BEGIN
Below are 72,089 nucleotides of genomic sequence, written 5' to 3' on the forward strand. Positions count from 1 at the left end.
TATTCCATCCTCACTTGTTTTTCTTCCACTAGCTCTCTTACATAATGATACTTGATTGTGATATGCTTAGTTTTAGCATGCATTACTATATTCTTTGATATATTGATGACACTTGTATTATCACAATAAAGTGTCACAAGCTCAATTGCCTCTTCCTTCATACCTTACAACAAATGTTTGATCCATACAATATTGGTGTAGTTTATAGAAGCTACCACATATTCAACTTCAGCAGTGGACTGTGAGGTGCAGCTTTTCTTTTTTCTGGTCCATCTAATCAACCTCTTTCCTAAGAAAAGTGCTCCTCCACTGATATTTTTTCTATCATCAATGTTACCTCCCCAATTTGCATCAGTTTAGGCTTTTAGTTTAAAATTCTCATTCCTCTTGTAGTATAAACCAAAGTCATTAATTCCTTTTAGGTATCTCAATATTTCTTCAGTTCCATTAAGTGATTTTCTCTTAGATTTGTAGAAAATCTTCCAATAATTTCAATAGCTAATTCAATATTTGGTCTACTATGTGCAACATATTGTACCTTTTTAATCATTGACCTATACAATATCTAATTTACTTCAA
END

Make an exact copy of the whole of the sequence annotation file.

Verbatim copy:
Below are 72,089 nucleotides of genomic sequence, written 5' to 3' on the forward strand. Positions count from 1 at the left end.
TATTCCATCCTCACTTGTTTTTCTTCCACTAGCTCTCTTACATAATGATACTTGATTGTGATATGCTTAGTTTTAGCATGCATTACTATATTCTTTGATATATTGATGACACTTGTATTATCACAATAAAGTGTCACAAGCTCAATTGCCTCTTCCTTCATACCTTACAACAAATGTTTGATCCATACAATATTGGTGTAGTTTATAGAAGCTACCACATATTCAACTTCAGCAGTGGACTGTGAGGTGCAGCTTTTCTTTTTTCTGGTCCATCTAATCAACCTCTTTCCTAAGAAAAGTGCTCCTCCACTGATATTTTTTCTATCATCAATGTTACCTCCCCAATTTGCATCAGTTTAGGCTTTTAGTTTAAAATTCTCATTCCTCTTGTAGTATAAACCAAAGTCATTAATTCCTTTTAGGTATCTCAATATTTCTTCAGTTCCATTAAGTGATTTTCTCTTAGATTTGTAGAAAATCTTCCAATAATTTCAATAGCTAATTCAATATTTGGTCTACTATGTGCAACATATTGTACCTTTTTAATCATTGACCTATACAATATCTAATTTACTTCAA